Many colleges are trying to attract more adults to study at their institutions.
For decades the pattern went something like this: unprepared students started college and then dropped out after a semester or two. By the time they returned to college they had other things going on in their lives (jobs, children, etc.) and often gravitated toward for-profit schools, which had programs that appealed to working adults.
Maybe that’s about to change. According to an article by Jamal Eric Watson in Diverse Issues in Higher Education:
Last month, the Lumina Foundation for Education announced a new commitment to advancing adult degree attainment by providing $14.8 million in grants over four years to organizations focused on helping 6.6 million adults with some prior college credits earn a degree.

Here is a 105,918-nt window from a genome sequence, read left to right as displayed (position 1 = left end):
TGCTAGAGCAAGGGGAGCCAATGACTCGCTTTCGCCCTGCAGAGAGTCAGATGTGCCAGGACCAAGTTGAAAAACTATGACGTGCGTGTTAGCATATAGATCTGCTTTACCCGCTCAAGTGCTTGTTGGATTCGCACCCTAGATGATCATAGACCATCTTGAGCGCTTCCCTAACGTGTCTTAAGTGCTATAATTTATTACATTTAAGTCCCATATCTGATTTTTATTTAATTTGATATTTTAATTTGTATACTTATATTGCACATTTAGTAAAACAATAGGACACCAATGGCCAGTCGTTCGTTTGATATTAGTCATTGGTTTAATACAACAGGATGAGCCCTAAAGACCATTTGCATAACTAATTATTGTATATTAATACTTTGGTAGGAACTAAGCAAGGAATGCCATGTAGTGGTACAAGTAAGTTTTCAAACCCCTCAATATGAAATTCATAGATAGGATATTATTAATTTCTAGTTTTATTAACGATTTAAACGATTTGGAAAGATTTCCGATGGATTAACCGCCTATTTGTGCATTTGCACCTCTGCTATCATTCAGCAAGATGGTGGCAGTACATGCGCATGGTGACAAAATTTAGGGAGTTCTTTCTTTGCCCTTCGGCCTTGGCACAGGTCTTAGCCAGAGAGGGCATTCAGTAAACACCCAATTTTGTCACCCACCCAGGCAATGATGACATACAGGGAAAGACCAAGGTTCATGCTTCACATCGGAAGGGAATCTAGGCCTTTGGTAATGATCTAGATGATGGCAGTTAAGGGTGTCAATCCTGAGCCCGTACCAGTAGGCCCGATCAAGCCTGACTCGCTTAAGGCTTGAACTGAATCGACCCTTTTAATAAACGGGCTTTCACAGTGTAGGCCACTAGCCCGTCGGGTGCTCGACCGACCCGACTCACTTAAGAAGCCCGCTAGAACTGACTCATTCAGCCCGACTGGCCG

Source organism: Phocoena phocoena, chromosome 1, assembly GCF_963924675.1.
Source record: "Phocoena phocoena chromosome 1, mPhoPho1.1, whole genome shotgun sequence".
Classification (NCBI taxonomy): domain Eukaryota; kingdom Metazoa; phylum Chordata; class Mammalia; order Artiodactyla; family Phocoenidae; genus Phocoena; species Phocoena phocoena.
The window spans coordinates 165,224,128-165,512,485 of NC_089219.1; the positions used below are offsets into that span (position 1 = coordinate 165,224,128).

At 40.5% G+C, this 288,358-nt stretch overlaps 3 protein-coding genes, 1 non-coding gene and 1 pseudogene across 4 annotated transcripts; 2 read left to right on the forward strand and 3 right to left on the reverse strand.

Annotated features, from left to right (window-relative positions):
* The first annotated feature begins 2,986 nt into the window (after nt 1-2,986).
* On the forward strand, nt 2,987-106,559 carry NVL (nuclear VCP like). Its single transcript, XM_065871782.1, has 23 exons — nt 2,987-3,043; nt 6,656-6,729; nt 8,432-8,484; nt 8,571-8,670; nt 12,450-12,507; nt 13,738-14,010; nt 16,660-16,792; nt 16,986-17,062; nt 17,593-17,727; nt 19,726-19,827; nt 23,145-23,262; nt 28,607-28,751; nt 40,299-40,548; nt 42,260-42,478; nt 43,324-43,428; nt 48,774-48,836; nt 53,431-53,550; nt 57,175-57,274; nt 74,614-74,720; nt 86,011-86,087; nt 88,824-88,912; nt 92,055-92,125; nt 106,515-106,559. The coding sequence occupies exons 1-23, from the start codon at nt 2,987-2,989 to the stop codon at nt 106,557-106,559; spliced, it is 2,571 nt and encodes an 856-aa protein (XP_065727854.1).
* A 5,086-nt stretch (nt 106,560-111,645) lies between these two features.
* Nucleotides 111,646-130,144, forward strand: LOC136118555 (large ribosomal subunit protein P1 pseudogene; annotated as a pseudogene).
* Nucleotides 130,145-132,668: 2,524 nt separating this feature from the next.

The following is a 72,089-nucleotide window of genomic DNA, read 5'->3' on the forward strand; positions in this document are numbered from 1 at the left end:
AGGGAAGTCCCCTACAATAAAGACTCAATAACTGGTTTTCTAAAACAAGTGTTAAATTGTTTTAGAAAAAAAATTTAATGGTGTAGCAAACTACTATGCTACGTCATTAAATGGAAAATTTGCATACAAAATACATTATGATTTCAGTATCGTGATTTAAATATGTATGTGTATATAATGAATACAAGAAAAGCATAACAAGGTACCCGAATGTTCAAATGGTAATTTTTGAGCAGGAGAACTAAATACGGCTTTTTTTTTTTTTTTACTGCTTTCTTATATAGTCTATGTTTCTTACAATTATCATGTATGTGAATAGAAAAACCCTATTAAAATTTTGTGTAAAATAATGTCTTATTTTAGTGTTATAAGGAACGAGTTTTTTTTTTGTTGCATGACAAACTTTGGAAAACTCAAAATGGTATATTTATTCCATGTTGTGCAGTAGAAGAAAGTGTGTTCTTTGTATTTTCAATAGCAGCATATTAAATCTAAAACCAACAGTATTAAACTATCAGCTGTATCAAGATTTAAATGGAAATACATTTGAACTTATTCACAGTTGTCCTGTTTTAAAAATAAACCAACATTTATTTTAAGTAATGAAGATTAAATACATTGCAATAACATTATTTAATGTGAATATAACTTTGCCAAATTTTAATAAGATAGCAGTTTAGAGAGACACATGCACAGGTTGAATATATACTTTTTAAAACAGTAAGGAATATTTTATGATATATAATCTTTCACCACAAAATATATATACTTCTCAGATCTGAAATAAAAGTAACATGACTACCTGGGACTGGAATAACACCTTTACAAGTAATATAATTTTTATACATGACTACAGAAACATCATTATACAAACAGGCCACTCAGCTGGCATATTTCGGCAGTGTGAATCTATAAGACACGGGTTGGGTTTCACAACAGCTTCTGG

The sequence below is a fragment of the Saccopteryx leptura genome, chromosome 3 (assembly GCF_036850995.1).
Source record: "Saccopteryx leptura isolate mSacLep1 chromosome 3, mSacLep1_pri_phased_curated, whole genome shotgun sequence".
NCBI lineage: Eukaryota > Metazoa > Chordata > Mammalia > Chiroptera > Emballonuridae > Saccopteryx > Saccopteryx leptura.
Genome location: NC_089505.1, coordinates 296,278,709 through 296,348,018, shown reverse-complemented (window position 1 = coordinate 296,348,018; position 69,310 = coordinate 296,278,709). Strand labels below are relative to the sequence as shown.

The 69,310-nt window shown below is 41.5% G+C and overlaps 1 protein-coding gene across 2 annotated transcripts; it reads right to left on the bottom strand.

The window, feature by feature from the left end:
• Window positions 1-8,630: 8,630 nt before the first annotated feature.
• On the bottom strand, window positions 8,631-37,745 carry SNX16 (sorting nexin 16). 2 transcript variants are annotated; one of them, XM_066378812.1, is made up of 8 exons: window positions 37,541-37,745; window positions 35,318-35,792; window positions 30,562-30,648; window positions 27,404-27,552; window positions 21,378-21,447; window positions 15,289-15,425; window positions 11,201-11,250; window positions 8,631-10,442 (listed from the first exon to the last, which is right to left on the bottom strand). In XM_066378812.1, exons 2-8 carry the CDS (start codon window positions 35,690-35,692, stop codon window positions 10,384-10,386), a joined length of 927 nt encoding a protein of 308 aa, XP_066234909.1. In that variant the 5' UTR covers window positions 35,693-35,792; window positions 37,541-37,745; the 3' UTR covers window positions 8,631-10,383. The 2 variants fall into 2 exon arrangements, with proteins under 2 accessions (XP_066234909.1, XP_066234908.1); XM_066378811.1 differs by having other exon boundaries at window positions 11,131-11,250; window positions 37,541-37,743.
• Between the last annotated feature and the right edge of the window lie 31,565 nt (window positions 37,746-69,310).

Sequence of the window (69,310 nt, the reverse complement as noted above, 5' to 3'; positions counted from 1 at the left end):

Meanwhile, Rider University, located in central New Jersey, has launched an innovative program called Fomentamos Tu Futuro targeted toward Latino adults over age 25.
A school like Rider might eventually reach some of the demographic now attracted to schools like the University of Phoenix if Rider can imitate the characteristics that make the for-profit school so successful.
College officials say Fomentamos Tu Futuro’s goal is to alleviate the obstacles that Latino adult students face in obtaining a college degree. Latino students enrolled in the program receive scholarship assistance, bilingual advisement and access to a variety of services that Rider offers to traditional students, such as career counseling and tutoring.
If schools like that can only tackle the other side of that problem, by scheduling classes at convenient times for working adults and creating rigorous online courses, this could be a promising new model.
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